IBG might of course infringe by domestically making new CRMs containing upgraded versions of TWS BookTrader. But TT has not shown how value added by the upgrades would be properly added to the royalty in light of the apportionment requirement to avoid charging for value not attributable to the claimed invention. In particular, TT has not explained how such upgrade value would be anything but the value of features beyond what is required by the patent claims . . . . (pp. 43-45).

Monday, March 25, 2024

Articles on FRAND in China

1. Enrico Bonadio and Dyuti Pandya recently published a post on the Kluwer Patent Blog titled China’s Supreme People Court decides FRAND dispute in ACT v Oppo.  The post links to several other sources discussing the SPC’s December 2023 decision in this case, previously noted here, including  MA Butian, Second-instance judgment in ACT v Oppo sheds light on comparable agreements and how to find fault in SEP licensing negotiations, Global Competition Review, Feb. 1, 2024; AFD China Intellectual Property Law Office, SPC Awards ACT over 15.39 Million Yuan in OPPO Patent Dispute, Rejecting its 342 Million Yuan Claim, China IP Magazine, Feb. 21, 2024; Olivia Rafferty, Exclusive: China’s Supreme People’s Court hands down first ever SEP infringement decisions in parallel Oppo and Vivo disputes, IAM, Jan. 16, 2024 (behind a paywall); Dragon Wang, Bing Wu, Yannan Li & Xiaolin Wang, Chinese Standard Essential Patents (SEPs) Licensing Negotiations and Dispute Resolution Practice – A Review of the ACT Lawsuit Against OPPO for Standard Essential Patent Infringement, SITAO Insight, Feb. 1, 2024; Christine You & Emma Ren, China's SEP case update - ACT v OPPO, Vivo, Bird & Bird, Feb. 27, 2024.  Long story short, there were six FRAND-committed SEPs in suit, and the court set a global FRAND rate of US$0.008 per unit amounting to RMB15,390,527 (about US$2.12 million).

2. China Patent & Trademarks No. 1, 2024, features three articles (presumably all in press before the SPC’s ACT v. Oppo decision) on FRAND topics:  Lv Lingrui, Studies on FRAND Commitments to SEP Licensing; Zhang Guangliang & Zheng Bang, Antitrust Regulation of SEP Abuse—Notion, Classification and Suggestions; and Gao Jiajia, Studies on Injunctive Relief for SEP.  The last of these goes into some detail concerning the proportionality concept, citing other Chinese scholarship for the proposition that proportionality involves four sub-principles, namely objective legitimacy, suitability, necessity and equity.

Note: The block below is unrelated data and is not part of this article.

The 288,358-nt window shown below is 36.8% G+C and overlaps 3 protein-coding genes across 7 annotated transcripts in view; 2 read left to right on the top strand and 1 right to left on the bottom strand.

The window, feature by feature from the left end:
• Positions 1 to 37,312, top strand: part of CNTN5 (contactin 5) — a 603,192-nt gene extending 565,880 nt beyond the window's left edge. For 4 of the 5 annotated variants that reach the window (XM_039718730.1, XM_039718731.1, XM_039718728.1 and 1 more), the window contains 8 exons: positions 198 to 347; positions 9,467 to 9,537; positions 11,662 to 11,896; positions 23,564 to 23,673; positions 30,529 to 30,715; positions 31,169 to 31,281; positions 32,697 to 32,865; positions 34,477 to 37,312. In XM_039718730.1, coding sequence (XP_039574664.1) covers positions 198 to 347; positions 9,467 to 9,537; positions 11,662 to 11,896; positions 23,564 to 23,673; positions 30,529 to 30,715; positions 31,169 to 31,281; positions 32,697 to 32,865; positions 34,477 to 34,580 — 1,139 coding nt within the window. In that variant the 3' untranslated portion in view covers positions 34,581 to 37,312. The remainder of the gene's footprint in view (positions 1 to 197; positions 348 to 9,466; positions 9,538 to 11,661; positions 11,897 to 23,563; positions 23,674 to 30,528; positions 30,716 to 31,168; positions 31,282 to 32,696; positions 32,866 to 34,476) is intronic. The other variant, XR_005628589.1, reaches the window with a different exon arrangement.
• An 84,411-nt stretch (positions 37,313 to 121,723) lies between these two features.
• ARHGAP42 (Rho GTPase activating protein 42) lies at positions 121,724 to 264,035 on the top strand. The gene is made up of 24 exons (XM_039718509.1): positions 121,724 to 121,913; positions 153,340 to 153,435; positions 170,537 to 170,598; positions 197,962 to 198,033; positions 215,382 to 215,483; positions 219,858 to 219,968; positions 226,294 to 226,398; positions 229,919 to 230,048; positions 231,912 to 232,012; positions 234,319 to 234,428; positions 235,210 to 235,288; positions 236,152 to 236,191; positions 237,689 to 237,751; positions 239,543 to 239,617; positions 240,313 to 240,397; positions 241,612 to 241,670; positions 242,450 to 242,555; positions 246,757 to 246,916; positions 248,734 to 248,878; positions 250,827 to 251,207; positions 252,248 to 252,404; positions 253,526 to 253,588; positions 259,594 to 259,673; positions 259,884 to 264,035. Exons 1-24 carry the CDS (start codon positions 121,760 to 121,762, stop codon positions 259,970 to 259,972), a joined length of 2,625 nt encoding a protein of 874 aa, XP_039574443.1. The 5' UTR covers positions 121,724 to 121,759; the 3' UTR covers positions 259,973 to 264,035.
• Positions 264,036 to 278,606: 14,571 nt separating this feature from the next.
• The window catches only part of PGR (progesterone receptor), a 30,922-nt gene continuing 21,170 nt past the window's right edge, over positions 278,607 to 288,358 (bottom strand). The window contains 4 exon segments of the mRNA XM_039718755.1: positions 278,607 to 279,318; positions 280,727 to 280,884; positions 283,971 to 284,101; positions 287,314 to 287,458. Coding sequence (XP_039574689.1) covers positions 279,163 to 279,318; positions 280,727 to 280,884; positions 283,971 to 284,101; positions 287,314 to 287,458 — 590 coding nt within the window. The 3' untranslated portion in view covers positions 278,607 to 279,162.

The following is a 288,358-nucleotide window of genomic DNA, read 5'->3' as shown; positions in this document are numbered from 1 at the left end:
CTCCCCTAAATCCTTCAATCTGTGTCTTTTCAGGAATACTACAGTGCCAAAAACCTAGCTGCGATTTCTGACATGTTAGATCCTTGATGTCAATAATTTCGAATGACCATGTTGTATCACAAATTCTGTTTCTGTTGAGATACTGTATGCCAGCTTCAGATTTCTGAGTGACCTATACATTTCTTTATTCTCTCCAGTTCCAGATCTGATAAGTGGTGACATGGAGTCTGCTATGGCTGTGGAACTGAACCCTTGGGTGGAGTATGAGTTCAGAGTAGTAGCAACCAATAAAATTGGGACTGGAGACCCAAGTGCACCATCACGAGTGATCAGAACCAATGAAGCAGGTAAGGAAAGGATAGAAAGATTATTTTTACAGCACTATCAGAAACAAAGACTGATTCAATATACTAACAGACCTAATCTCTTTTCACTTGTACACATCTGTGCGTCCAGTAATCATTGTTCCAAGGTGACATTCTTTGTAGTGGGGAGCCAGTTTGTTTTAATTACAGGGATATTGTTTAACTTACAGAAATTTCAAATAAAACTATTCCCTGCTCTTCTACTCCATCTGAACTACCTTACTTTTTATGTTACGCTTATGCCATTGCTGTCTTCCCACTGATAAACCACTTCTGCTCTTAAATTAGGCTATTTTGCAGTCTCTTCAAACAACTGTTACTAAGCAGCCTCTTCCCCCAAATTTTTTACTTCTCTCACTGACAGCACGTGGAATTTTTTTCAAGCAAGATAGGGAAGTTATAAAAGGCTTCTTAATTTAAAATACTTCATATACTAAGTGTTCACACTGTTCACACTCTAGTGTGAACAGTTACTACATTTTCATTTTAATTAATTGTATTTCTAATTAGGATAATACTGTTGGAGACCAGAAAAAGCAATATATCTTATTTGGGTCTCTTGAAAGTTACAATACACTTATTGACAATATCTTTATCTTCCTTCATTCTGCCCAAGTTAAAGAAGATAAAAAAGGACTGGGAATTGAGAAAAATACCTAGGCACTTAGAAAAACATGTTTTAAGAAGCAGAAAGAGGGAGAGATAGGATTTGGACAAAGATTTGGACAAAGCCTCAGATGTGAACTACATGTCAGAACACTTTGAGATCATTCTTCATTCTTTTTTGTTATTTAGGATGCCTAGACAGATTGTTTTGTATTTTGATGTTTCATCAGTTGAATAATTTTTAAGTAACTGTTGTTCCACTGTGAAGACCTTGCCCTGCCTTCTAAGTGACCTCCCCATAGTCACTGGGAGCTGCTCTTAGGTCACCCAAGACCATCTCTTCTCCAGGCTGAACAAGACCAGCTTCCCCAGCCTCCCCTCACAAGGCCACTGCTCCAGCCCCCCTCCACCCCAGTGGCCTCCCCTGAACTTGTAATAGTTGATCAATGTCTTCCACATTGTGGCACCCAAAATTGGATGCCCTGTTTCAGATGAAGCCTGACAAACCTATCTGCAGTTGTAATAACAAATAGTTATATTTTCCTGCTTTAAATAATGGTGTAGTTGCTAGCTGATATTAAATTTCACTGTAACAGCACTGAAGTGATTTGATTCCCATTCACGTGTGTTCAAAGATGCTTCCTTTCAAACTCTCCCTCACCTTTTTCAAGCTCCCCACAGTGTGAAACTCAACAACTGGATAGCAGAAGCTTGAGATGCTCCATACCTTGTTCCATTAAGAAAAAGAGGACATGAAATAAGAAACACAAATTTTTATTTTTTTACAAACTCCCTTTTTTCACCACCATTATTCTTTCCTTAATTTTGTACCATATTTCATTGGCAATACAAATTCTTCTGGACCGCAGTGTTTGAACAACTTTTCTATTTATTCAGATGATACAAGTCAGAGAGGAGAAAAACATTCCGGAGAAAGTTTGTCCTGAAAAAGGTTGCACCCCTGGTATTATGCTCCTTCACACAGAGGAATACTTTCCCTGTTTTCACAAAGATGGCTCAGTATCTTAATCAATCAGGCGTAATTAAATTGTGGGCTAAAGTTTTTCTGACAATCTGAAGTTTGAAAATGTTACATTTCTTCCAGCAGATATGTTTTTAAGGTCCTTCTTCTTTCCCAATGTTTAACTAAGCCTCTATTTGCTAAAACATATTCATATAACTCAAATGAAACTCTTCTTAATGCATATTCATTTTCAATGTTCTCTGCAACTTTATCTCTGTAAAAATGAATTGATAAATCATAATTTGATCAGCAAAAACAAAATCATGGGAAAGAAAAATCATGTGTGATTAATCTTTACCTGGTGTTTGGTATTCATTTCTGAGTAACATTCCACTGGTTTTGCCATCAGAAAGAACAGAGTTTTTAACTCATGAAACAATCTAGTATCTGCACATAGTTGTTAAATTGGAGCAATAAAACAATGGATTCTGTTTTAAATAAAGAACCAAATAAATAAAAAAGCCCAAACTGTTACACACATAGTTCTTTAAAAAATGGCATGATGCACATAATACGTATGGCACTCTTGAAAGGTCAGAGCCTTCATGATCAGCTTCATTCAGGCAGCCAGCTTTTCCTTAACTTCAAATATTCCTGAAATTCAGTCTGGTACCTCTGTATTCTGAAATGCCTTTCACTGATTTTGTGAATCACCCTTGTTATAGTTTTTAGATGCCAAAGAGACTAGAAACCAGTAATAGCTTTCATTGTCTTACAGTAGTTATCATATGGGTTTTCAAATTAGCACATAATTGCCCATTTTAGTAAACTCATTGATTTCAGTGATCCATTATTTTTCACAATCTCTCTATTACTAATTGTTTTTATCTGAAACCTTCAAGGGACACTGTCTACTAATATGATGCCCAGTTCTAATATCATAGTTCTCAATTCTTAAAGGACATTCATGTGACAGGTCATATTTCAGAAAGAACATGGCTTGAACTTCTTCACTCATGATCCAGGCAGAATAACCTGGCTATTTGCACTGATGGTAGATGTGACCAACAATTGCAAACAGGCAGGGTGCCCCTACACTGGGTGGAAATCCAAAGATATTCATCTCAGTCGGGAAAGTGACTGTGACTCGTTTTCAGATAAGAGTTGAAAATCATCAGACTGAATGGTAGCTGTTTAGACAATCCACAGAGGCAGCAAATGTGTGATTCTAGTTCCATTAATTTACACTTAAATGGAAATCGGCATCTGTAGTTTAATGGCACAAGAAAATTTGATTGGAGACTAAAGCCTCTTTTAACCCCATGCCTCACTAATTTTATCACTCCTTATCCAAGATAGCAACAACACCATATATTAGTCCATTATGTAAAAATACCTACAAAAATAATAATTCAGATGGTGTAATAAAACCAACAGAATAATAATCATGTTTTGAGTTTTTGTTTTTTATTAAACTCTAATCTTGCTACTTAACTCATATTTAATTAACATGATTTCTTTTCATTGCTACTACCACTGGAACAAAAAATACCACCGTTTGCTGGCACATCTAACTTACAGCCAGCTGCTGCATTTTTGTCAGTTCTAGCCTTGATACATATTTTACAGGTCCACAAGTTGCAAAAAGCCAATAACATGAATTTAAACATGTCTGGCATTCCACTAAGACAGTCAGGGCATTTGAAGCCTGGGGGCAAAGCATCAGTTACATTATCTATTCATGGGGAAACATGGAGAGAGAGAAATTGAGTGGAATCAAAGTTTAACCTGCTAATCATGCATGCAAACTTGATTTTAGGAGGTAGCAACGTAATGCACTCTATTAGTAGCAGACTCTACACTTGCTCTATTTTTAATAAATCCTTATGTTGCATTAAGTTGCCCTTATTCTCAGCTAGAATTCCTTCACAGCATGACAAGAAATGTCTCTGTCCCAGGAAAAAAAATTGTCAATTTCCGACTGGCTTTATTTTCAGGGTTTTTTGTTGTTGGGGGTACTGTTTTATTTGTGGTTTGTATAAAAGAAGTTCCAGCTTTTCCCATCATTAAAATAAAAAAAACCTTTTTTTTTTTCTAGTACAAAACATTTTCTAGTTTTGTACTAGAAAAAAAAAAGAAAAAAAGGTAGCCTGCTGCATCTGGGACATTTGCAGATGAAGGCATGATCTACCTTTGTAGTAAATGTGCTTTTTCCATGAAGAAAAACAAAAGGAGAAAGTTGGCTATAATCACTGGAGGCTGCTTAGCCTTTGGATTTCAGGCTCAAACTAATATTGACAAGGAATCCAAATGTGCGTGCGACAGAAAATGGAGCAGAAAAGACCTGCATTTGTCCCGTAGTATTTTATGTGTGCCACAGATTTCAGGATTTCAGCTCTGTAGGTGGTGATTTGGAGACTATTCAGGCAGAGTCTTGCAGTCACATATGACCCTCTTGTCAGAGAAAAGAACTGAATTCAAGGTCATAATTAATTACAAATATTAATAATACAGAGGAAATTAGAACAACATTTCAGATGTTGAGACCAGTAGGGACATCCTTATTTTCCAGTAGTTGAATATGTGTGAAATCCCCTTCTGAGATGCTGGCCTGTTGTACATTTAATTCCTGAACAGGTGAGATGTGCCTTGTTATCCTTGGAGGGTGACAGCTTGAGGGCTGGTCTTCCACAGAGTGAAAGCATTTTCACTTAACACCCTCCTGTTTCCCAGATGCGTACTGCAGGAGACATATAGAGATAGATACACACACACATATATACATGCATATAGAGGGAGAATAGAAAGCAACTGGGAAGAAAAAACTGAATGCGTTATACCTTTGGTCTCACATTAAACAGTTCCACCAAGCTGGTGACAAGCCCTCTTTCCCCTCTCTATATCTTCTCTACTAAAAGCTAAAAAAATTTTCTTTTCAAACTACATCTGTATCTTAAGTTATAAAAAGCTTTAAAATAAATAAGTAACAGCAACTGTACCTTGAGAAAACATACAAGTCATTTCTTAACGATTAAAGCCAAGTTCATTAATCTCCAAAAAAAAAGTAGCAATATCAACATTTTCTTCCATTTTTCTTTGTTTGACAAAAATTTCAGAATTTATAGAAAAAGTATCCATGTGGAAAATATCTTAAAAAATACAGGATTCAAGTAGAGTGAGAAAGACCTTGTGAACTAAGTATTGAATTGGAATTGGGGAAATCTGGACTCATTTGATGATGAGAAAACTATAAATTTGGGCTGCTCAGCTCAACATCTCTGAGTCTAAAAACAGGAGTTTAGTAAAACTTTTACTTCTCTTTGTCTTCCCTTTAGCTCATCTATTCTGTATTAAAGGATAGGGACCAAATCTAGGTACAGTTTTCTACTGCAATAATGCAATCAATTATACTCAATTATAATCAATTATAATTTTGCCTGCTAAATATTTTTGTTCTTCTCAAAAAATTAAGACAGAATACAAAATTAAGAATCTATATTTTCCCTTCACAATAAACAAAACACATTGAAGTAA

Thursday, March 21, 2024

Federal Circuit Affirms Award of No Damages, Vacates Denial of Permanent Injunction

The case is In re California Expanded Metal Products Co., nonprecedential opinion by Judge Taranto, joined by Judges Dyk and Mayer.  According to the opinion, California Expanded Metal Products Co. (CEMCO) “is the current owner of the five patents at issue in this case,” which “generally describe and claim fire-retardant assemblies for the top of a wall, the assemblies including an intumescent strip that seals construction joints or gaps when exposed to heat” (p.2).  “At the time of trial, there were two dominant participants in the market for fire-retardant head-of-wall products that can be installed before construction of a wall is complete: CEMCO’s exclusive licensee, Clarkwestern Dietrich Building Systems LLC (ClarkDietrich), and Seal4Safti,” Inc. (id.).  In 2020 Seal4Safti filed an action for a declaratory judgment of invalidity and noninfringement; in turn, CEMCO asserted the infringement of the five patents in suit.  A jury concluded that the patents are valid, and that Seal4Safti had willfully induced their infringement, and awarded a reasonable royalty in the amount of $156,000 (equal to “12% of $1,300,000 in sales made by Seal4Safti,” p.3).  The “the district court set aside the jury’s damages award as a matter of law because it determined that the jury ‘had no basis to arrive at a reasonable royalty of 12%,’ so the award was ‘based on impermissible speculation,’” and it also denied CEMCO’s requested permanent injunction.  The Federal Circuit finds no abuse of discretion as to the vacatur of the damages award, but vacates and remands the denial of the injunction. 

As for the damages award: